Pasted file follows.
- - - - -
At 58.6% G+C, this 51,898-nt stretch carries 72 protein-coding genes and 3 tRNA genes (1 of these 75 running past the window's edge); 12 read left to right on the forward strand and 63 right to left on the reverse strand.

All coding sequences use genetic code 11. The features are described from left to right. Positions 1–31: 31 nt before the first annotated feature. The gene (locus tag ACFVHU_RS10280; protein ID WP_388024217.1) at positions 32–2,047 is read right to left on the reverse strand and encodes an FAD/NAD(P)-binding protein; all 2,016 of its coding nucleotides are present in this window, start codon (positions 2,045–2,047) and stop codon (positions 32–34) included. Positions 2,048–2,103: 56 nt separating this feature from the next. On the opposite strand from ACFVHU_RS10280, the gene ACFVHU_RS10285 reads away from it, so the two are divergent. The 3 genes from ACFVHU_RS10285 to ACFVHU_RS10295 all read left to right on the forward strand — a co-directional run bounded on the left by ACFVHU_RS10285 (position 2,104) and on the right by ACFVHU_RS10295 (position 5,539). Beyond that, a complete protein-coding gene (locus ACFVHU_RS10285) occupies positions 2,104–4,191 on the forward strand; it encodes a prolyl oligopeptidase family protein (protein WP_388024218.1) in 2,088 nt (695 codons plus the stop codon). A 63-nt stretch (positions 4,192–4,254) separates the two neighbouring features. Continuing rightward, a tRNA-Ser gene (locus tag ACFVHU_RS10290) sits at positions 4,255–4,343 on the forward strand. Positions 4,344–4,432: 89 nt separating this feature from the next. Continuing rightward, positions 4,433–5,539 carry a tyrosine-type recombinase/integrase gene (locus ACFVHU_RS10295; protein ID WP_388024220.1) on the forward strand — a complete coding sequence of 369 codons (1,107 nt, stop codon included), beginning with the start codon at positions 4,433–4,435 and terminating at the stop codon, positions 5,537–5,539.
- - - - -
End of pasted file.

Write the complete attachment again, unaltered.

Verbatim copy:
At 58.6% G+C, this 51,898-nt stretch carries 72 protein-coding genes and 3 tRNA genes (1 of these 75 running past the window's edge); 12 read left to right on the forward strand and 63 right to left on the reverse strand.

All coding sequences use genetic code 11. The features are described from left to right. Positions 1–31: 31 nt before the first annotated feature. The gene (locus tag ACFVHU_RS10280; protein ID WP_388024217.1) at positions 32–2,047 is read right to left on the reverse strand and encodes an FAD/NAD(P)-binding protein; all 2,016 of its coding nucleotides are present in this window, start codon (positions 2,045–2,047) and stop codon (positions 32–34) included. Positions 2,048–2,103: 56 nt separating this feature from the next. On the opposite strand from ACFVHU_RS10280, the gene ACFVHU_RS10285 reads away from it, so the two are divergent. The 3 genes from ACFVHU_RS10285 to ACFVHU_RS10295 all read left to right on the forward strand — a co-directional run bounded on the left by ACFVHU_RS10285 (position 2,104) and on the right by ACFVHU_RS10295 (position 5,539). Beyond that, a complete protein-coding gene (locus ACFVHU_RS10285) occupies positions 2,104–4,191 on the forward strand; it encodes a prolyl oligopeptidase family protein (protein WP_388024218.1) in 2,088 nt (695 codons plus the stop codon). A 63-nt stretch (positions 4,192–4,254) separates the two neighbouring features. Continuing rightward, a tRNA-Ser gene (locus tag ACFVHU_RS10290) sits at positions 4,255–4,343 on the forward strand. Positions 4,344–4,432: 89 nt separating this feature from the next. Continuing rightward, positions 4,433–5,539 carry a tyrosine-type recombinase/integrase gene (locus ACFVHU_RS10295; protein ID WP_388024220.1) on the forward strand — a complete coding sequence of 369 codons (1,107 nt, stop codon included), beginning with the start codon at positions 4,433–4,435 and terminating at the stop codon, positions 5,537–5,539.